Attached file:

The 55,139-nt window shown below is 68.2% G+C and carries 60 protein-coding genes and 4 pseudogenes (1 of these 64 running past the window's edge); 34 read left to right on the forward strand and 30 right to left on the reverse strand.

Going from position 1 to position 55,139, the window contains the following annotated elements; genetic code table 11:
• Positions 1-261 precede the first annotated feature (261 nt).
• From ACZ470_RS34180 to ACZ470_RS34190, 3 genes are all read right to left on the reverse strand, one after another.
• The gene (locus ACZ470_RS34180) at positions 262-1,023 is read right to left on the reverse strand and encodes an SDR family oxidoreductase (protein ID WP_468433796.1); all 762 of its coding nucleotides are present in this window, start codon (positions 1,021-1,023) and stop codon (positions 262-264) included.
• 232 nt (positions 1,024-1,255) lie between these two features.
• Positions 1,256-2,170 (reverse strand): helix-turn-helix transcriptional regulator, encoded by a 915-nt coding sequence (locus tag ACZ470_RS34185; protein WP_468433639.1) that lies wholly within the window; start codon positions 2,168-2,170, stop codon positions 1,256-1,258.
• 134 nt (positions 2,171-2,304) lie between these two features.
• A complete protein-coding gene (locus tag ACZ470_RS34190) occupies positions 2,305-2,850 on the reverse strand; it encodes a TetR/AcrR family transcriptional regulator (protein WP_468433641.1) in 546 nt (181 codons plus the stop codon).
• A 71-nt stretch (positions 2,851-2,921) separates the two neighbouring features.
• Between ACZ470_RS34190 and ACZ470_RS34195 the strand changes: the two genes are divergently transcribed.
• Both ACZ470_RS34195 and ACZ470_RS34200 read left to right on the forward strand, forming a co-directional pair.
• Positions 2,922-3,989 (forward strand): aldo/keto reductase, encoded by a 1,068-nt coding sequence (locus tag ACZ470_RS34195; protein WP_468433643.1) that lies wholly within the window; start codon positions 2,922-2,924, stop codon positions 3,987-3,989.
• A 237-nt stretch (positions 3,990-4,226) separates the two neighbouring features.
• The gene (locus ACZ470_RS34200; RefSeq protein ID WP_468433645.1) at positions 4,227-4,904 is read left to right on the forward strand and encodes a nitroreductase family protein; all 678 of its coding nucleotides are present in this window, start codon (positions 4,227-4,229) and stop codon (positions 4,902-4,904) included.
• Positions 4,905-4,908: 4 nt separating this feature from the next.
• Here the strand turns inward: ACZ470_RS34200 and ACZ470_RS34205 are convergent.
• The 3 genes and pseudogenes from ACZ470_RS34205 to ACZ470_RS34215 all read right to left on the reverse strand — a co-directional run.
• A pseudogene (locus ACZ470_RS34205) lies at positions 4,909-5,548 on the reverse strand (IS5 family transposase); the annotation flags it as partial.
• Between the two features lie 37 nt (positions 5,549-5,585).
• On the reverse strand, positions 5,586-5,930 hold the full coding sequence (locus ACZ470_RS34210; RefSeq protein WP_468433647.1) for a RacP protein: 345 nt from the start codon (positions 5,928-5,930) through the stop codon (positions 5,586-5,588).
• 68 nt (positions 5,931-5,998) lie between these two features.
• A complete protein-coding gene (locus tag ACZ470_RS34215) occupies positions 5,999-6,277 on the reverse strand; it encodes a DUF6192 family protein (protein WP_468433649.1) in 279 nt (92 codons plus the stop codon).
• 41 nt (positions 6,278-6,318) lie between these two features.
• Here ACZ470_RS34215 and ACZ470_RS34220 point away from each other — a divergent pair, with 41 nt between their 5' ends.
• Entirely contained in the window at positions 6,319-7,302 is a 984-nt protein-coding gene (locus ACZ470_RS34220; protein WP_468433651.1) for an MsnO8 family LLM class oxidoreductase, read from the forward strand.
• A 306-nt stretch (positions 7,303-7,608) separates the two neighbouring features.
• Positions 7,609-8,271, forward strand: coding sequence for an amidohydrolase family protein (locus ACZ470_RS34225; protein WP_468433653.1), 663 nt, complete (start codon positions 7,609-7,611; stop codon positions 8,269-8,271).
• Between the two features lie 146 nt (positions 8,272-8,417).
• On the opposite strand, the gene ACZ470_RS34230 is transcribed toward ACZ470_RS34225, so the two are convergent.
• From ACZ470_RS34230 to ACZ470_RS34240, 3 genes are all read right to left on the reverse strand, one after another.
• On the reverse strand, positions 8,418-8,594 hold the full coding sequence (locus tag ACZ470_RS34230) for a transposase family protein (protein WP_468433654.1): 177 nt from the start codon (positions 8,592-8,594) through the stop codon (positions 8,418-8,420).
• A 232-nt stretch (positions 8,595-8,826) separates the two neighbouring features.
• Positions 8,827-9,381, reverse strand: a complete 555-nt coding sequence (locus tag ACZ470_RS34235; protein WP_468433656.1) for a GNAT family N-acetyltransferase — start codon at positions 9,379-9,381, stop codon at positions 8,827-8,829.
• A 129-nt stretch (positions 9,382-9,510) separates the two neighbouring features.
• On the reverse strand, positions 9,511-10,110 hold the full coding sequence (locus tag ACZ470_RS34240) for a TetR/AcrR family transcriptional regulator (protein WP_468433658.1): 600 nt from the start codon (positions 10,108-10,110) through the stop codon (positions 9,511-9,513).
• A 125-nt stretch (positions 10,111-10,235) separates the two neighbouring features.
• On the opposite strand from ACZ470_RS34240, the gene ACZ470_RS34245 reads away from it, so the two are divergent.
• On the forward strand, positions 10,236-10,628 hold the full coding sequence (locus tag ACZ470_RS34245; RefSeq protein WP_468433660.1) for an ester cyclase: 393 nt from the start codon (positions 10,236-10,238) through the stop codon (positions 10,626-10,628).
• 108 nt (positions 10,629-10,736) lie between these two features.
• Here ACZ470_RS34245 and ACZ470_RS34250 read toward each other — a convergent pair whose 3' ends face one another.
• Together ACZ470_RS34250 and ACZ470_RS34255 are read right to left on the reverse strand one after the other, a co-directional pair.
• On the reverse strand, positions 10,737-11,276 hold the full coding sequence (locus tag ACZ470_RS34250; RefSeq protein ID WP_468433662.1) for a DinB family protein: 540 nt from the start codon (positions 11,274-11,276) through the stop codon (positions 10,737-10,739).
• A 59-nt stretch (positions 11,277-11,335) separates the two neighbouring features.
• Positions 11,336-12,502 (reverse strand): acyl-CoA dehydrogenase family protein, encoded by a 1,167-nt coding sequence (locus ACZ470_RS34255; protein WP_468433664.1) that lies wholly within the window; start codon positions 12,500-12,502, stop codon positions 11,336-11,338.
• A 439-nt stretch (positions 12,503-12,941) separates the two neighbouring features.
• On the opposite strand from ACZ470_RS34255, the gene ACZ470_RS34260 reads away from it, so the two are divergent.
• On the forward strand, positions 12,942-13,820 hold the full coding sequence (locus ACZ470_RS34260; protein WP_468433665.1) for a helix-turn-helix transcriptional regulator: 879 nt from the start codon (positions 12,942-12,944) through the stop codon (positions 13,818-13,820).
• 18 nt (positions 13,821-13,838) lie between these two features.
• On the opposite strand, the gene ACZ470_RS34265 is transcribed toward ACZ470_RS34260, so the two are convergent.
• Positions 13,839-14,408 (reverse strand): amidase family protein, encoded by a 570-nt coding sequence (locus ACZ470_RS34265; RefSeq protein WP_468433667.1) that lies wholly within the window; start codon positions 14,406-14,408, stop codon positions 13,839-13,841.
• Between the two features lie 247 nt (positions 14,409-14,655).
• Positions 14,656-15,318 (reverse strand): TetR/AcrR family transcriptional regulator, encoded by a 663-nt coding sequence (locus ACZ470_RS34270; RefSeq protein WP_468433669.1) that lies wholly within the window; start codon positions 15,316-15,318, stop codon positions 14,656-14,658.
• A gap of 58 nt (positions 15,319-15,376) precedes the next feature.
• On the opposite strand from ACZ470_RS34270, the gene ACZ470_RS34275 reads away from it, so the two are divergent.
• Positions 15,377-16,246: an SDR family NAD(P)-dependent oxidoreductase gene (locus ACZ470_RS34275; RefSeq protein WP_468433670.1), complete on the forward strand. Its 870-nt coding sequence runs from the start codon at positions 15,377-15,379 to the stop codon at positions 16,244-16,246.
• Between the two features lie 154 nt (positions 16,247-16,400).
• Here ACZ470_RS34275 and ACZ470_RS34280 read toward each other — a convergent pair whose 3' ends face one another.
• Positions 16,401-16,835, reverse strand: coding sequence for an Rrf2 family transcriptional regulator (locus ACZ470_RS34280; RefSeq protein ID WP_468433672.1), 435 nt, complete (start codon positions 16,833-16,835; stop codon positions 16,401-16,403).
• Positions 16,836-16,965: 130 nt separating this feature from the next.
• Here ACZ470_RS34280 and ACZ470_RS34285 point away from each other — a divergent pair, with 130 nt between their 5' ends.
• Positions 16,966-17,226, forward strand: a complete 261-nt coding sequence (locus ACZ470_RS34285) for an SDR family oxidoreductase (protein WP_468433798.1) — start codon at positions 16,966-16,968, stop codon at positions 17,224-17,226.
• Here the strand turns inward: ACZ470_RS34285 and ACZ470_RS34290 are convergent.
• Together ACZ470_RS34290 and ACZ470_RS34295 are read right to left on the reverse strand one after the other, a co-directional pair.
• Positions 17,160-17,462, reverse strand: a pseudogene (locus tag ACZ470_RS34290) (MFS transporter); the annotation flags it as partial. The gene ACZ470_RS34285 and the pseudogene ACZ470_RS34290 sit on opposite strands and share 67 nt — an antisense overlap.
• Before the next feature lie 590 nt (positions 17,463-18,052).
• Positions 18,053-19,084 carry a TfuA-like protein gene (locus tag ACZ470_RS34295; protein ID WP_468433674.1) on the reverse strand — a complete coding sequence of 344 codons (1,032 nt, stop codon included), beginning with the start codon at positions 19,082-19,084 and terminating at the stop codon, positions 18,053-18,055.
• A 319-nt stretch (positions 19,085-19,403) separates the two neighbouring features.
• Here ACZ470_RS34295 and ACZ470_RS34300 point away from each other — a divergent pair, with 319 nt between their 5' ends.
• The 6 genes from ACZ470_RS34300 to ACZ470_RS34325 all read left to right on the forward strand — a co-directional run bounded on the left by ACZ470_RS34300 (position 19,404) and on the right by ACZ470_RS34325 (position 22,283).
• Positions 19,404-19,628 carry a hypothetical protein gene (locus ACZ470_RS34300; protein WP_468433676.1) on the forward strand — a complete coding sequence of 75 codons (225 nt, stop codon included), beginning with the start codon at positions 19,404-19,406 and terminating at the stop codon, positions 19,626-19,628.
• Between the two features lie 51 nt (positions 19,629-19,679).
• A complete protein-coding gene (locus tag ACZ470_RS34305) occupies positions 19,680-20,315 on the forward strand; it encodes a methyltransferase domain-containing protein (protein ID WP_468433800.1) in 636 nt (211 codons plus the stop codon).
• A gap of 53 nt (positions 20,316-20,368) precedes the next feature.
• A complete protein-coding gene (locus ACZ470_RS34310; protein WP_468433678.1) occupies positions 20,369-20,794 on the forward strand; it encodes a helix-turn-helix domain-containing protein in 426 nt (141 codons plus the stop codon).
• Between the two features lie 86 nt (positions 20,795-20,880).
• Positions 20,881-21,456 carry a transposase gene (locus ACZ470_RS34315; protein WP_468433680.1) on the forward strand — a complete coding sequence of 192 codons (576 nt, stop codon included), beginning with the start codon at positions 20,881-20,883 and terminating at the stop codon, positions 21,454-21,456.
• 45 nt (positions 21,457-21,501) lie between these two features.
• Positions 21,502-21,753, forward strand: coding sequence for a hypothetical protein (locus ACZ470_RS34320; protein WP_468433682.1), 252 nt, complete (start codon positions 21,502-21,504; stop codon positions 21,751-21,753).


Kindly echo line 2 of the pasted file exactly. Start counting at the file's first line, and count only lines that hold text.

Going from position 1 to position 55,139, the window contains the following annotated elements; genetic code table 11: